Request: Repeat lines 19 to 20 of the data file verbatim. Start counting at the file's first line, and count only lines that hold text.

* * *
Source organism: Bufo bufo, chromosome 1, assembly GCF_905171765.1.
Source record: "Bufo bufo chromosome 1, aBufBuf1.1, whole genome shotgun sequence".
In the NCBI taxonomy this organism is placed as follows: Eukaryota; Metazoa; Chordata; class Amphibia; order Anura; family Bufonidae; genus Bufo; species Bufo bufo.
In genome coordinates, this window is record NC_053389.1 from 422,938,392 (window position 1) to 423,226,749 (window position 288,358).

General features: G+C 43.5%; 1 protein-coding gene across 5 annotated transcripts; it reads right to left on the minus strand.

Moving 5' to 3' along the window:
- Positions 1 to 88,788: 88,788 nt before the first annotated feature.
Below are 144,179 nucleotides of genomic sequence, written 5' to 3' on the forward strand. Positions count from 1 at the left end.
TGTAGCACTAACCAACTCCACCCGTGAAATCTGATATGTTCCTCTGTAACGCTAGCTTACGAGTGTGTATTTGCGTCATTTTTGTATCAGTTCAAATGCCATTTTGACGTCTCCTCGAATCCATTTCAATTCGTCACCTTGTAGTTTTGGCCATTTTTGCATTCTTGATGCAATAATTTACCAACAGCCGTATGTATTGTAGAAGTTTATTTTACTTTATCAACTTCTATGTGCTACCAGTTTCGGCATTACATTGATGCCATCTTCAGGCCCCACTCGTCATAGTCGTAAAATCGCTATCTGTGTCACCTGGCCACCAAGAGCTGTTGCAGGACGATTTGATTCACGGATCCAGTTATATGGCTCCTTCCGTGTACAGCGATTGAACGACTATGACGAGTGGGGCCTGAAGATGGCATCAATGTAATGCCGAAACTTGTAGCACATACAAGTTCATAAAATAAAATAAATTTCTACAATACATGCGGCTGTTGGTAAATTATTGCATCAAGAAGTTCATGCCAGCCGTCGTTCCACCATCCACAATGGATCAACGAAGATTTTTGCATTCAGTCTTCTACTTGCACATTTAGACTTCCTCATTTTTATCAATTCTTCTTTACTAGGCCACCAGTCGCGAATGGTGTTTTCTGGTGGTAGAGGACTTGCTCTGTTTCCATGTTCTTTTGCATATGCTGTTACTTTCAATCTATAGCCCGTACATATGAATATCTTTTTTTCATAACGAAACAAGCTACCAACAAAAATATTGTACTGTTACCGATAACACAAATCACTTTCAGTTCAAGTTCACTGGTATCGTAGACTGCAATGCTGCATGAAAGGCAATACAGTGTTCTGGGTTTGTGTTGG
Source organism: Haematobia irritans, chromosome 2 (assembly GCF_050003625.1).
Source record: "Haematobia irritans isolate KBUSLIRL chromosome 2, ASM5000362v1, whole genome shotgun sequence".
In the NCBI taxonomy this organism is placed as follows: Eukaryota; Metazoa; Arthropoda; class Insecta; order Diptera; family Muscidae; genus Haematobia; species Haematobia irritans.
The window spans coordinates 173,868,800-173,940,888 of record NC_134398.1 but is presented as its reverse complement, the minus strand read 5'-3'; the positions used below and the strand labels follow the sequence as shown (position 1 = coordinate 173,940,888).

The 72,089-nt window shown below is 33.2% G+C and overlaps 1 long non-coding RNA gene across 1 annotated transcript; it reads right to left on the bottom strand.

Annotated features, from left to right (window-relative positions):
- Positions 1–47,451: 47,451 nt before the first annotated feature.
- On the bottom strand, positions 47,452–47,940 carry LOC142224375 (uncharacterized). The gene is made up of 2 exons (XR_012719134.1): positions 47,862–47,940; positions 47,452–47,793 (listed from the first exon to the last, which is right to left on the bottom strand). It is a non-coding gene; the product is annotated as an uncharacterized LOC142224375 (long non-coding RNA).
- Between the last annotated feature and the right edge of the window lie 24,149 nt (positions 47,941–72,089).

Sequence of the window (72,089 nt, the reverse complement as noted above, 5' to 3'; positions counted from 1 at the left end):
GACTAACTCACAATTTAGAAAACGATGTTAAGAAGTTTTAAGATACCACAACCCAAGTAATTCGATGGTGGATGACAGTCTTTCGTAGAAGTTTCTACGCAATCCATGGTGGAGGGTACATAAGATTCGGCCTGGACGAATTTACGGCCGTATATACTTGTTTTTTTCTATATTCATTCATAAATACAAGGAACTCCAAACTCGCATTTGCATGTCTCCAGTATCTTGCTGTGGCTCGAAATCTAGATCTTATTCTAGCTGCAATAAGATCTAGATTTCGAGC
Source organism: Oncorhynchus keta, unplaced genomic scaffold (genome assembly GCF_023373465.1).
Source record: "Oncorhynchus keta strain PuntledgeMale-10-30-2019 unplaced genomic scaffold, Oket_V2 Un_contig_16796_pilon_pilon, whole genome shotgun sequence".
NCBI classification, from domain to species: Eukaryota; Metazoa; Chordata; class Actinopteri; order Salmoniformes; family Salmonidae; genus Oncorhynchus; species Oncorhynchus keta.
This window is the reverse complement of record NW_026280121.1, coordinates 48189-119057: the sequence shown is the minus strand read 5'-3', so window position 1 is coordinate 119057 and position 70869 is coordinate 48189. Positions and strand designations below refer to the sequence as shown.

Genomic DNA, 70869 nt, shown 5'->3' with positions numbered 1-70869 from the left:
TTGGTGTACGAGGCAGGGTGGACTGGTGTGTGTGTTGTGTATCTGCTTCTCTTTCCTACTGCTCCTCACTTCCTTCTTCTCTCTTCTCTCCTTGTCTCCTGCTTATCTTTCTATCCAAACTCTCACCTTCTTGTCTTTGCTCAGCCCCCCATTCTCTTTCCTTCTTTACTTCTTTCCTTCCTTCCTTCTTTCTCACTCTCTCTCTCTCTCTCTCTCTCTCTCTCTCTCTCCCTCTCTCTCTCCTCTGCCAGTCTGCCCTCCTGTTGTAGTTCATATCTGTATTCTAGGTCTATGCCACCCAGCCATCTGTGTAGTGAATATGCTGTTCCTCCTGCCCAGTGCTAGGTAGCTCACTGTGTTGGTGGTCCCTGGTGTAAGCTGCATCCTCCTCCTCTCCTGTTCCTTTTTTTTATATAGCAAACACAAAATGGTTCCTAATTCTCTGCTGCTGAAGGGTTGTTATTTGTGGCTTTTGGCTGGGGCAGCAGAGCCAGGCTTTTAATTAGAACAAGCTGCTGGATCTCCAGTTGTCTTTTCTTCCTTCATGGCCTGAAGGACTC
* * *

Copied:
Sequence of the window (72,089 nt, the reverse complement as noted above, 5' to 3'; positions counted from 1 at the left end):
GACTAACTCACAATTTAGAAAACGATGTTAAGAAGTTTTAAGATACCACAACCCAAGTAATTCGATGGTGGATGACAGTCTTTCGTAGAAGTTTCTACGCAATCCATGGTGGAGGGTACATAAGATTCGGCCTGGACGAATTTACGGCCGTATATACTTGTTTTTTTCTATATTCATTCATAAATACAAGGAACTCCAAACTCGCATTTGCATGTCTCCAGTATCTTGCTGTGGCTCGAAATCTAGATCTTATTCTAGCTGCAATAAGATCTAGATTTCGAGC